Supreme Court allows state funding in church playground case

Supreme Court allows state funding in church playground case

In a highly anticipated decision, the United States Supreme Court said the government cannot deny funds on purely religious grounds to organizations putting the money to non-religious use. In an amicus brief, the United States bishops’ conference warned that if the decision against the church had stood, it “would invite state officials to invoke those concerns as a pretext for penalizing religious groups whose beliefs or practices diverge from government-prescribed orthodoxy.”

The United States Supreme Court on June 26 ruled 7-2  in favor of a church seeking public funds for a new playground surface, saying religious organizations have the same right to seek state money for non-religious uses as other charitable groups.

Justices Ruth Bader Ginsburg and Sonia Sotomayor dissented.

Trinity Lutheran Church of Columbia, Missouri, had applied for a grant to resurface the church’s preschool playground, but was denied the money solely because it was associated with a church.

“The Missouri Department of Natural Resources has not subjected anyone to chains or torture on account of religion. And the result of the State’s policy is nothing so dramatic as the denial of political office. The consequence is, in all likelihood, a few extra scraped knees. But the exclusion of Trinity Lutheran from a public benefit for which it is otherwise qualified, solely because it is a church, is odious to our Constitution all the same, and cannot stand,” wrote Chief Justice John Roberts.

Archbishop William Lori of Baltimore, chair of the U.S. bishops’ Committee of Religious Liberty, released a statement applauding the ruling.

“Today’s decision is a landmark victory for religious freedom. The Supreme Court rightly recognized that people of faith should not be discriminated against when it comes to government programs that should be made available to all,” Lori aid.

“The decision also marks a step in the right direction toward limiting the effects of the pernicious Blaine Amendments that are in place in many states around the country. Blaine Amendments to state constitutions, most of which date back to the nineteenth century, stem from a time of intense anti-Catholic bigotry in many parts of the country,” the archbishop said. “We are glad to see the Supreme Court move toward limiting these harmful provisions, which have restricted the freedom of faith-based organizations and people of faith to serve their communities.”

Religious freedom advocates likewise supported the decision.

“This decision is significant because seven of the justices agreed that churches can’t be treated as second-class citizens when it comes to widely available public safety benefits,” said Hannah Smith, senior counsel at Becket, a non-profit religious liberty law firm that filed a friend-of-the-court brief on the school’s behalf.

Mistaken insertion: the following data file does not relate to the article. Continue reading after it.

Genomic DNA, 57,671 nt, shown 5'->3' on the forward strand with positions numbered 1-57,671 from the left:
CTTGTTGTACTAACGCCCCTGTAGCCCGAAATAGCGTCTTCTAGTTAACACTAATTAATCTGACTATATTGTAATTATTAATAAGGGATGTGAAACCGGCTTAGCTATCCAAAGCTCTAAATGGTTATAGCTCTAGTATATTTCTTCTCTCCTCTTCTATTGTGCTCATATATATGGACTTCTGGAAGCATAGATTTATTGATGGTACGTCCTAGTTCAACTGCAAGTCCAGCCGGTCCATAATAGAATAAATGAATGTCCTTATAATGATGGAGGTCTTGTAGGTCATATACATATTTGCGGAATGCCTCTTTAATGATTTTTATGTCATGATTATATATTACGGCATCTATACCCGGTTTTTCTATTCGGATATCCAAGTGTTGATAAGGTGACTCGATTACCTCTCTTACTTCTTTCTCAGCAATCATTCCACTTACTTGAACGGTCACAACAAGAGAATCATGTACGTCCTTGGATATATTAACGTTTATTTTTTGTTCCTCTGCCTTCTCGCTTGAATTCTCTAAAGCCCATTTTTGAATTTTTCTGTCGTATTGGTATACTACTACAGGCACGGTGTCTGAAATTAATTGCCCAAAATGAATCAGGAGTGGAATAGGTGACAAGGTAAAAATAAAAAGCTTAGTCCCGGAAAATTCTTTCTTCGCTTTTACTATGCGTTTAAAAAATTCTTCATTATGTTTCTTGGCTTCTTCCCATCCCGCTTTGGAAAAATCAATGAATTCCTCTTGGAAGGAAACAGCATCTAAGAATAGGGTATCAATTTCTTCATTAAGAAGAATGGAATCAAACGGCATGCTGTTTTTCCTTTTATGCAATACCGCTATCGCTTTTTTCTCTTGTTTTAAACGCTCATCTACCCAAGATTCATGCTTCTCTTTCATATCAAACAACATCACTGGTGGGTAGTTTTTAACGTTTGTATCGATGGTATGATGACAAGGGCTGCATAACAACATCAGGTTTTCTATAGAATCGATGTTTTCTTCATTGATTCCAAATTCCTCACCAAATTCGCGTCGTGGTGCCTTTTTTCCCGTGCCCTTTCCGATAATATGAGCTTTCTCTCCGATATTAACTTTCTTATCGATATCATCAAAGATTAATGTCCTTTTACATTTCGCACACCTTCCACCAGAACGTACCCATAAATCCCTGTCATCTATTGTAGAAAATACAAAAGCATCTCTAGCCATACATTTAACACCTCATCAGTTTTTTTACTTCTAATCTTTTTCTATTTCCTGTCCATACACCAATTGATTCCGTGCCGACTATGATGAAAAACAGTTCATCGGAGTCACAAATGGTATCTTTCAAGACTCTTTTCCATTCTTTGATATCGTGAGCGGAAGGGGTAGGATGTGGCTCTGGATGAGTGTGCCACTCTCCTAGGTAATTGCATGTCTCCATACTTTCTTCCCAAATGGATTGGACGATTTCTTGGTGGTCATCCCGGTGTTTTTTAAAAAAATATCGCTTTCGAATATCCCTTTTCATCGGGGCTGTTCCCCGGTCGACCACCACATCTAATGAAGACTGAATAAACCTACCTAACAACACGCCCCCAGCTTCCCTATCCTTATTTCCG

In a statement, David Cortman, the senior counsel for the Alliance Defending Freedom, said the “Supreme Court’s decision today affirms that commonsense principle and the larger truth that government isn’t being neutral when it treats religious organizations worse than everyone else.”

Cortman said “the government should treat children’s safety at religious schools the same as it does at nonreligious schools.”

In an amicus brief, the United States bishops’ conference warned that if the decision against the church had stood, it “would invite state officials to invoke those concerns as a pretext for penalizing religious groups whose beliefs or practices diverge from government-prescribed orthodoxy.”

The funds to the school had been denied due to Missouri’s “Blaine Amendment,” named for late 19th century Maine congressman James Blaine.

During a period of anti-Catholic bigotry, Blaine proposed an amendment to the U.S. Constitution to deny any public funds to parochial schools. Although the proposed law never passed the Senate, several states added Blaine Amendments to their state constitutions.

According to Beckett,  Blaine Amendments like Missouri’s have  been  used to discriminate against  people of all  faiths  including  a  Florida prisoner ministry, a Catholic orphanage, and  several  religious  schools, preventing them from participating in public benefit programs.

“Today’s decision in Trinity Lutheran v. Comer rings the death knell for anti-Catholic Blaine Amendments,” said Ashley McGuire, Senior Fellow with The Catholic Association in a statement.

“For over a century, Blaine Amendments have enshrined into law discrimination against faith-based charities and schools that form an essential part of American society,” McGuire said, noting their anti-Catholic origin. “Today’s decision demands a more fair and inclusive approach to government programs meant to serve all people.”

Of particular interest for Court watchers was the fact this was the first significant religious liberty case for new associate justice Neil Gorsuch, who sided with the majority.

However, in his concurring opinion, Gorsuch expressed his doubts over the court’s suggestion “the possibility a useful distinction might be drawn between laws that discriminate on the basis of religious status and religious use.”

He said the First Amendment’s Free Exercise Clause shouldn’t care about such distinctions.

“After all, that Clause guarantees the free exercise of religion, not just the right to inward belief (or status),” he wrote.

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